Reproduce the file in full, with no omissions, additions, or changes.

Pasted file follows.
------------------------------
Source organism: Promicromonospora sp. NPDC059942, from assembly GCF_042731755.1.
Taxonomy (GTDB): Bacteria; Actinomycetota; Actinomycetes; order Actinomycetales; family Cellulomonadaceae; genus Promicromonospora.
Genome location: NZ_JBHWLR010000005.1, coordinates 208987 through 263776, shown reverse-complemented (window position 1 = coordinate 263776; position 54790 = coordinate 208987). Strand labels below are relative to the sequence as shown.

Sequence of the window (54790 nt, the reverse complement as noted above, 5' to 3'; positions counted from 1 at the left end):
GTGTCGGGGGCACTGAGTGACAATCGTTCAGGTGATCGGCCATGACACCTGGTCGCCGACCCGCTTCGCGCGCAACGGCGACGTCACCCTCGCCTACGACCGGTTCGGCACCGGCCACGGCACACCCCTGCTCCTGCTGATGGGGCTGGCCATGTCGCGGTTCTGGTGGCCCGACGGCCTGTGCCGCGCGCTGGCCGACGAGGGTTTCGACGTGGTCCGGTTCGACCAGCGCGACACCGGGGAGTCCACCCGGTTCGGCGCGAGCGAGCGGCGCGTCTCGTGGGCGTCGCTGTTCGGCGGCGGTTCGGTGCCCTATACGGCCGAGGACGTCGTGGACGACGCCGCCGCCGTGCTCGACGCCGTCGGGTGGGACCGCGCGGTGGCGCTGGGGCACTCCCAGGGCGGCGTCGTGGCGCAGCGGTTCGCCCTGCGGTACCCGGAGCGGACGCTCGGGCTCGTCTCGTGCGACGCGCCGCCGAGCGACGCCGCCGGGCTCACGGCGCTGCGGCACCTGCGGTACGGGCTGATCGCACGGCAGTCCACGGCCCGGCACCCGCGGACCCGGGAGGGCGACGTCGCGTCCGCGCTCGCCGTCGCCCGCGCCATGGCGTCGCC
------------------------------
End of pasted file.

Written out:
Source organism: Promicromonospora sp. NPDC059942, from assembly GCF_042731755.1.
Taxonomy (GTDB): Bacteria; Actinomycetota; Actinomycetes; order Actinomycetales; family Cellulomonadaceae; genus Promicromonospora.
Genome location: NZ_JBHWLR010000005.1, coordinates 208987 through 263776, shown reverse-complemented (window position 1 = coordinate 263776; position 54790 = coordinate 208987). Strand labels below are relative to the sequence as shown.

Sequence of the window (54790 nt, the reverse complement as noted above, 5' to 3'; positions counted from 1 at the left end):
GTGTCGGGGGCACTGAGTGACAATCGTTCAGGTGATCGGCCATGACACCTGGTCGCCGACCCGCTTCGCGCGCAACGGCGACGTCACCCTCGCCTACGACCGGTTCGGCACCGGCCACGGCACACCCCTGCTCCTGCTGATGGGGCTGGCCATGTCGCGGTTCTGGTGGCCCGACGGCCTGTGCCGCGCGCTGGCCGACGAGGGTTTCGACGTGGTCCGGTTCGACCAGCGCGACACCGGGGAGTCCACCCGGTTCGGCGCGAGCGAGCGGCGCGTCTCGTGGGCGTCGCTGTTCGGCGGCGGTTCGGTGCCCTATACGGCCGAGGACGTCGTGGACGACGCCGCCGCCGTGCTCGACGCCGTCGGGTGGGACCGCGCGGTGGCGCTGGGGCACTCCCAGGGCGGCGTCGTGGCGCAGCGGTTCGCCCTGCGGTACCCGGAGCGGACGCTCGGGCTCGTCTCGTGCGACGCGCCGCCGAGCGACGCCGCCGGGCTCACGGCGCTGCGGCACCTGCGGTACGGGCTGATCGCACGGCAGTCCACGGCCCGGCACCCGCGGACCCGGGAGGGCGACGTCGCGTCCGCGCTCGCCGTCGCCCGCGCCATGGCGTCGCC